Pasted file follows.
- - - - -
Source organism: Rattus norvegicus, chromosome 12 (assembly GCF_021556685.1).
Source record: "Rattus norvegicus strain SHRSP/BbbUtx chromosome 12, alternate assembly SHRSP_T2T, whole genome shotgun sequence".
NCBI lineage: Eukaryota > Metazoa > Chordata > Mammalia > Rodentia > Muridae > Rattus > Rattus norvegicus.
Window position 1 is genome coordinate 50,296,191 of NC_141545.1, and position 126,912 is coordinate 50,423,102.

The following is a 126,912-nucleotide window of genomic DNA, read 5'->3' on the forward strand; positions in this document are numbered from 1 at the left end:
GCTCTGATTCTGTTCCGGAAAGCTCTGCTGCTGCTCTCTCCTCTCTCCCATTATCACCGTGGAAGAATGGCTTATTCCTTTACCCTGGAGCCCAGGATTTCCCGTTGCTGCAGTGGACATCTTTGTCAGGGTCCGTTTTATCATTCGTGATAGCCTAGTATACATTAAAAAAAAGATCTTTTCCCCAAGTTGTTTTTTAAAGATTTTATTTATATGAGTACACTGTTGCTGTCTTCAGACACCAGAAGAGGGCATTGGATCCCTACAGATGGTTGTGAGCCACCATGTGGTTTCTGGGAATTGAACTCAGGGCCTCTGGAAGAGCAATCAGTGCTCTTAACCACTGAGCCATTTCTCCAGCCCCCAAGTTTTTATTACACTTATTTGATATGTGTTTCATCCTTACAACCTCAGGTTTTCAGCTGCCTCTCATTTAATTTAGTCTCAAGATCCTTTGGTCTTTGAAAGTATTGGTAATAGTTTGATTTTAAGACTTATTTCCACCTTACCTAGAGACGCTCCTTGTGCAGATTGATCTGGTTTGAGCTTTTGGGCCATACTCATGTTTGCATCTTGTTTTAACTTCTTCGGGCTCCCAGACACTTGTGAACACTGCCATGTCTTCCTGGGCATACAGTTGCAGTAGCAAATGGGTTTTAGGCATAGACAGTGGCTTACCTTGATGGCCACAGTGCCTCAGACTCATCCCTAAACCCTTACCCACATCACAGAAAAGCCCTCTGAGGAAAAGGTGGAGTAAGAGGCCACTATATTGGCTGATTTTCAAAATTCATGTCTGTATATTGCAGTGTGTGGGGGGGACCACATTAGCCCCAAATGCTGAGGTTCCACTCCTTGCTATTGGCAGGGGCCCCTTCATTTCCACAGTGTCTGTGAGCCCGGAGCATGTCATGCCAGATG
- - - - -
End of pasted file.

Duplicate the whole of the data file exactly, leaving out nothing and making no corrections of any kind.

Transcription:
Source organism: Rattus norvegicus, chromosome 12 (assembly GCF_021556685.1).
Source record: "Rattus norvegicus strain SHRSP/BbbUtx chromosome 12, alternate assembly SHRSP_T2T, whole genome shotgun sequence".
NCBI lineage: Eukaryota > Metazoa > Chordata > Mammalia > Rodentia > Muridae > Rattus > Rattus norvegicus.
Window position 1 is genome coordinate 50,296,191 of NC_141545.1, and position 126,912 is coordinate 50,423,102.

The following is a 126,912-nucleotide window of genomic DNA, read 5'->3' on the forward strand; positions in this document are numbered from 1 at the left end:
GCTCTGATTCTGTTCCGGAAAGCTCTGCTGCTGCTCTCTCCTCTCTCCCATTATCACCGTGGAAGAATGGCTTATTCCTTTACCCTGGAGCCCAGGATTTCCCGTTGCTGCAGTGGACATCTTTGTCAGGGTCCGTTTTATCATTCGTGATAGCCTAGTATACATTAAAAAAAAGATCTTTTCCCCAAGTTGTTTTTTAAAGATTTTATTTATATGAGTACACTGTTGCTGTCTTCAGACACCAGAAGAGGGCATTGGATCCCTACAGATGGTTGTGAGCCACCATGTGGTTTCTGGGAATTGAACTCAGGGCCTCTGGAAGAGCAATCAGTGCTCTTAACCACTGAGCCATTTCTCCAGCCCCCAAGTTTTTATTACACTTATTTGATATGTGTTTCATCCTTACAACCTCAGGTTTTCAGCTGCCTCTCATTTAATTTAGTCTCAAGATCCTTTGGTCTTTGAAAGTATTGGTAATAGTTTGATTTTAAGACTTATTTCCACCTTACCTAGAGACGCTCCTTGTGCAGATTGATCTGGTTTGAGCTTTTGGGCCATACTCATGTTTGCATCTTGTTTTAACTTCTTCGGGCTCCCAGACACTTGTGAACACTGCCATGTCTTCCTGGGCATACAGTTGCAGTAGCAAATGGGTTTTAGGCATAGACAGTGGCTTACCTTGATGGCCACAGTGCCTCAGACTCATCCCTAAACCCTTACCCACATCACAGAAAAGCCCTCTGAGGAAAAGGTGGAGTAAGAGGCCACTATATTGGCTGATTTTCAAAATTCATGTCTGTATATTGCAGTGTGTGGGGGGGACCACATTAGCCCCAAATGCTGAGGTTCCACTCCTTGCTATTGGCAGGGGCCCCTTCATTTCCACAGTGTCTGTGAGCCCGGAGCATGTCATGCCAGATG